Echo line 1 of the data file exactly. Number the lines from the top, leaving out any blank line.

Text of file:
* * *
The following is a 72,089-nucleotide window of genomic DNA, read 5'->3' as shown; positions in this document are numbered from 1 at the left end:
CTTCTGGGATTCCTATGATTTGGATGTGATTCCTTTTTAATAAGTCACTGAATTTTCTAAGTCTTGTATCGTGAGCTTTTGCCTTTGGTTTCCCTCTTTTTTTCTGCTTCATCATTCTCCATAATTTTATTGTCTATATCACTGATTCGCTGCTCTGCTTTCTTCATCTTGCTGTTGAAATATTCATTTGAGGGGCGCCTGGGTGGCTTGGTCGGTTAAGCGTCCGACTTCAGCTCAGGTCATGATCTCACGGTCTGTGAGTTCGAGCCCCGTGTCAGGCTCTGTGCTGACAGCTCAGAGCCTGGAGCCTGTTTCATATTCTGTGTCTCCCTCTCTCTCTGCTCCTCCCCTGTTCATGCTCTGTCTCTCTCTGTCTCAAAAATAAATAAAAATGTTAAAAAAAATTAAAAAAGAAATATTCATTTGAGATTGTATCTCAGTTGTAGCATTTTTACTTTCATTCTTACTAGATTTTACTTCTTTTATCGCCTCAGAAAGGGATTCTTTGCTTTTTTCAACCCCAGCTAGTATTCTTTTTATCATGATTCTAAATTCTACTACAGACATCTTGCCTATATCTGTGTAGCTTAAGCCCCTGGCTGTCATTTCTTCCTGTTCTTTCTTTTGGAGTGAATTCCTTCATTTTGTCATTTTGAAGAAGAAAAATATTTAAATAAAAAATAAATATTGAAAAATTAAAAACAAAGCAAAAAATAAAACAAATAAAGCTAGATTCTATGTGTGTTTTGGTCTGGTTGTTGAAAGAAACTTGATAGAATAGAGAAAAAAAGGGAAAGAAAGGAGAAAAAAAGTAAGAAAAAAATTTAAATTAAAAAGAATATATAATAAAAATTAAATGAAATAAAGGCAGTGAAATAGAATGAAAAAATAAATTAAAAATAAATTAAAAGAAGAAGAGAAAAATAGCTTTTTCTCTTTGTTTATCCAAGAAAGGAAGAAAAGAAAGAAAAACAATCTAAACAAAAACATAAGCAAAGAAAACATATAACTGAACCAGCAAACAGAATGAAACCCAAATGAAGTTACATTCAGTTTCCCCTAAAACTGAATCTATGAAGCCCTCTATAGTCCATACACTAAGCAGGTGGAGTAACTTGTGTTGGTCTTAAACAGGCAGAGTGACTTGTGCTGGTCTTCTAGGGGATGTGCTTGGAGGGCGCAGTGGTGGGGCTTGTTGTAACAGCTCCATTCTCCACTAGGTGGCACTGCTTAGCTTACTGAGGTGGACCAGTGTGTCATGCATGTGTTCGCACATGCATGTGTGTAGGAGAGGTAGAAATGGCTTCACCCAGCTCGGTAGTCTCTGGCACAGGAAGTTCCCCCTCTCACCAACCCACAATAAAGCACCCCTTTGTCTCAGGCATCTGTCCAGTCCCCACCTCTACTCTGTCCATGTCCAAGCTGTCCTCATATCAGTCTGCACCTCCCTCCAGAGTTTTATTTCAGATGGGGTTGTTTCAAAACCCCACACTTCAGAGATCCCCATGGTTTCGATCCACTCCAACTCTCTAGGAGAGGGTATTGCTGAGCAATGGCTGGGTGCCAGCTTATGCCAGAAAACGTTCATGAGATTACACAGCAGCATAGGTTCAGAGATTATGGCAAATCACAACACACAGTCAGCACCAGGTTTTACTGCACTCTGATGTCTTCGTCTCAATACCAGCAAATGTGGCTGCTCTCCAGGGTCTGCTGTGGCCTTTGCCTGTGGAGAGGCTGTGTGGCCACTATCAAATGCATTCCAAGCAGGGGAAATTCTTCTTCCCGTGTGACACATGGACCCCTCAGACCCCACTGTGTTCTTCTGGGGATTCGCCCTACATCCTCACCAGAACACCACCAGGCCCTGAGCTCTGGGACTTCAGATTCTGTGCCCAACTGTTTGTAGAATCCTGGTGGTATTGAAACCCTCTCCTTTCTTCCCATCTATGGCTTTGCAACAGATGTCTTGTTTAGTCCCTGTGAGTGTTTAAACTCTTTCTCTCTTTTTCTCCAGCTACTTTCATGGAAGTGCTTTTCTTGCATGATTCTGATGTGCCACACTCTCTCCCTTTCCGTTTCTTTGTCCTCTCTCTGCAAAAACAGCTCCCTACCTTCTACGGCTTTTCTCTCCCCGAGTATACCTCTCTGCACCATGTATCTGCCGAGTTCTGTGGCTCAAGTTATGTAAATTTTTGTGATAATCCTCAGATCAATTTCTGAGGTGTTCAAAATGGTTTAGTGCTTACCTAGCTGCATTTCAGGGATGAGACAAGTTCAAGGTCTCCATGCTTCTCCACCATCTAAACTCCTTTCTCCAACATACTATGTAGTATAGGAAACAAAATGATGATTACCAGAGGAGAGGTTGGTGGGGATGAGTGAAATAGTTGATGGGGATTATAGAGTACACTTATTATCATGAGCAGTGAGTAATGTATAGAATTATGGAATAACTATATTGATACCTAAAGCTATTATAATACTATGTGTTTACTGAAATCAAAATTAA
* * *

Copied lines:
The following is a 72,089-nucleotide window of genomic DNA, read 5'->3' as shown; positions in this document are numbered from 1 at the left end: